Utilities are among the most stable companies in the world. In a yield-starved world, however, the shares of such companies have become a lot more exciting than their boring images might suggest. This includes a long period of share-price increases off of 2007-2009 recession lows and, more recently, a sell-off. For patient income investors, however, the sell-off could be a great buying opportunity. Put The Southern Company (NYSE:SO), El Paso Electric Company (NYSE:EE), and Duke Energy Corp (NYSE:DUK) on your watch lists.
Widows and orphans
Utilities are the typical widow and orphan stocks. They provide a service that everyone needs, have massive customer bases, often have a regional monopoly, are generally heavily regulated, and many pay regular and increasing dividends. That isn’t to say that utilities are risk free, only that these businesses are pretty good ones to own if you are looking for regular and secure dividends.
However, over the last month, utility companies have started to trade lower. While there are any number of reasons for the sentiment switch, long-term income investors shouldn’t pay too much attention to market noise. If low yields have kept you on the sidelines, now is the time to make a list of utilities that you would like to own—if only the yields were higher.
The Southern Company (NYSE:SO) is one of the largest utilities in the country. It serves around 4.4 million customers across Florida, Georgia, Mississippi, and Alabama. Despite a conservatively run merchant power operation, it is a pretty standard electric utility. And, it has a long history of regular dividend increases.
What makes the company interesting is that it operates in markets with growing populations and has good relationships with its regulators. So, there is notable opportunity for organic growth. Moreover, the company is in the process of upgrading its power-plant fleet with the construction of nuclear and coal gasification plants.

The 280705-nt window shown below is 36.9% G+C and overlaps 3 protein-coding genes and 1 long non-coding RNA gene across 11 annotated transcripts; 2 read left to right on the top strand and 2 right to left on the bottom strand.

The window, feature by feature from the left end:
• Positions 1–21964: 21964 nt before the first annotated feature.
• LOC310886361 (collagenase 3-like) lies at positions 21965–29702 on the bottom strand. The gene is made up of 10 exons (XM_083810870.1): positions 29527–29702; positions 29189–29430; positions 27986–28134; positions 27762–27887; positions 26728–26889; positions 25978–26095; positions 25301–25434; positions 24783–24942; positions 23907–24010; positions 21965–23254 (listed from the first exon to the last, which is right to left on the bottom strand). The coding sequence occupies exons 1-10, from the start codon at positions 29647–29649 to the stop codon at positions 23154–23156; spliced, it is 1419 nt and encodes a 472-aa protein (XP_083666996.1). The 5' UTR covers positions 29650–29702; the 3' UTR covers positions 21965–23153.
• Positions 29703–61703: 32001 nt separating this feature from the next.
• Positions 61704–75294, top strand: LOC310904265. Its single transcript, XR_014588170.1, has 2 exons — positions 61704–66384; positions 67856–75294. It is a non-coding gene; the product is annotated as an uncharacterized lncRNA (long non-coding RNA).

These are large and expensive projects, so they pose some risks. However, they are also likely to keep the company’s fuel costs low and lead to rate increases as construction costs are passed onto customers. The shares yield around 4.5%. If the yield goes into the 5.5% to 6.5% range, income investors should jump aboard.
Growth, but a low yield
El Paso Electric Company (NYSE:EE) is another boring utility. What makes it interesting is that it serves the growing markets of Texas and New Mexico. In addition to this, Mario Gabelli recently highlighted some unique factors that make the stock even more compelling, including a military base expansion and increased use of air conditioning.
The portfolio manager noted that the population at Fort Bliss in El Paso Electric Company (NYSE:EE), Texas has tripled in the past seven years and that it is being considered as an Air Force training center. That would likely mean more staff and increased electricity demand. That would be nice if it happens, but far more certain growth is on tap from air conditioning.
While air conditioning may be commonplace in some markets, Gabelli reports that “only 35% of El Paso Electric Company (NYSE:EE), [Texas] residences have refrigerated air conditioning, but 99% of new residences install central air conditioning.” So, as new homes are built for a growing population, electricity usage should also increase at a more rapid clip.
El Paso has a relatively low yield and a short dividend history. That said, if a utility sell off led to a yield in the 4% range, income investors would do well to take a look.
Duke Energy Corp (NYSE:DUK) serves even more customers than The Southern Company (NYSE:SO), with some 7.2 million customers in six states in the Southeast and Midwest. The company is a pretty boring utility after buying Progress Energy for nearly $14 billion.